hands, if returned to us at this time, would work us a serious in- 
jury. We would therefore ask dealers to retain the stocks they 
have, (43) and if at any time they desire to return any numbers, we 
will ourselves accept such returns and pay for them either by cash 
or with other numbers, as desired. In this way dealers who ap- 
prove of our course will very materially assist, at no cost or risk 
to themselves, in making the new departure successful. 

It should be remembered that the publishers of "Lovell's 
Library" originated what is now called the "Pocket Edition," and 
that their (44) list of books is larger and better selected than any 
of their imitators. We propose for the future to add lighter works 
of fiction, including all the best of the new works as they appear* 
so that dealers handling this Library will find almost everything 
their customers (45) need, and that, in consequence, (46) it will not 
be necessary to carry stock of any other series. 

That dealers may run no risk in carrying stock, we will at 
any time exchange unsold (47) copies for any others from our list. 
Dealers can send to us such numbers as they desire to exchange by 
mail, post-paid, (48) at the rate of one cent a pound, and we will 
send numbers ordered to replace them in the same way, making no 
charge for postage. 

Supplies can be obtained from any Wholesale News Com- 
pany, Bookseller or Jobber, but to insure promptness (49), ex- 
changes should be made directly with us. We will endeavor always 
to make the exchange the same clay numbers are received. 

If you approve of our course, please fill in inclosed blank 
with number of catalogues you desire, inclosing your business 
card, and we will print with your name and send to you as quickly 
as possible. Yours truly, 


43. They have. See 221 and 239. 

44. And that their. 240 

45. Customers. Either Ks-M-Rays or Ks-T-Mrs may be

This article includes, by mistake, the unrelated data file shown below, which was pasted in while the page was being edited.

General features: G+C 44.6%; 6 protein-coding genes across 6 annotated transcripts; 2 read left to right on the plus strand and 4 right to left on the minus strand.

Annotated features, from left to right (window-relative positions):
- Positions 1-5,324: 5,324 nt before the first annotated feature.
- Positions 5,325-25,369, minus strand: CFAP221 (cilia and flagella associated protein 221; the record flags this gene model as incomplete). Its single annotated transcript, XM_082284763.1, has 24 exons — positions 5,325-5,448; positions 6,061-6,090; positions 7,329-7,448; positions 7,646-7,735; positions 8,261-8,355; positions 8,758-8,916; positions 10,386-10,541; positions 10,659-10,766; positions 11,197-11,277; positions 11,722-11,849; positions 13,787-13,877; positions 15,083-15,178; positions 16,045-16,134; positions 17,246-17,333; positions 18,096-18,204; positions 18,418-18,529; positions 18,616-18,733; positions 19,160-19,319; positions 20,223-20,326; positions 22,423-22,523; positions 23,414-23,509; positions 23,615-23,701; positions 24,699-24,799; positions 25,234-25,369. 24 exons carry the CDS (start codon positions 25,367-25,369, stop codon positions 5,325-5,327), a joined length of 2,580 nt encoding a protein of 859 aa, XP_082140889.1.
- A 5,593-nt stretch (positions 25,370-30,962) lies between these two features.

46. In consequence. 272. 

47. Unsold. 196. 

48. Postpaid. 270. 

49. Promptness. 228, 


No. 22. 

Chicago, 111., Aug. 7, 1885. 

Mr. S. T. Chamberlain, 

Kansas City, Mo. 
Dear Sir; 

Desiring to enlarge and extend my already large trade in 
your section, I take this method of reaching you in the hope that 
the following low discounts may prove an inducement to the open- 
ing of trade or correspondence with you, which I feel confident 
will be of mutual advantage and benefit. 

Doors, 1st and 2nd quality 55 and 5 per cent. 

Doors, 3rd quality 60 " 

O. S. Blinds 60 and 5 " 

Unglazed Sash 65 " 

Glazed Sash 65 " 

Mouldings 60 " 

from my Price Lists, which I will be pleased to mail you upon ap- 

Situated as I am in the greatest lumber market in the world, 
(50) almost in the center of the Union, and one of the greatest 
railroad centers of the same, my facilities for manufacturing 
economically, and ability to reach all points at the lowest possible 
rates of freight, especially in the great South and Southeast, are 
unsurpassed and perhaps unequalled. 

Therefore I feel justified in assuming that it will be to your 
interest to give me a trial, and trust that you will at least kindly 
favor me with a reply, stating your wants, and I will endeavor to 
be of service to you. 

Soliciting your orders and commands, I am, 
Yours very truly, 


50. In the world. 282. 


No. 23. 
C. D. BrowD, Esq., 

Cheyenne, Wyoming Ter. 
Dear Sir: 

Replying to your favor (51) of September 1st, asking me to 
see whether I could procure space in the Exposition Building at 
St. Louis for a choice selection of Wyoming ores, I would state 
that on receipt of the letter I called on J. H. Johnson, Manager of 
the Exposition — which opens to-night — and he tells me that it is 
utterly impossible for him to say whether he can (52) furnish space 
or not (53) until after they get settled; everything is crowded; 
space is nearly all taken ; but he says he would like to have the 
selection of Wyoming ores very much, and if he can possibly ar- 
range for space he will do so and advise me just as soon as he gets 

If I hear from him favorably I will advise you at once, so 
that you can forward your ores immediately; but until then I 
wouM not advise that the ores be sent here for exhibition, as it 
would be of no use. 

Mr. Johnson says had he known of this two or three weeks 
earlier he would have arranged for special space for the ores, as 
this is one of his hobbies, but waiting until the last minute it is 
hard to tell what he can do. I will write you again if Mr. Johnson 
can find space and advises me of it. 

Yours truly, 

No. 24. 
Hamilton Hardware Co., 

Brookfield, Mo. 
Gentlemen : 

Referring to your claim for loss of one anvil that was 
shipped to Fort Madison in error, in regard to which you stated a 
few days since that if we returned you this anvil in good order you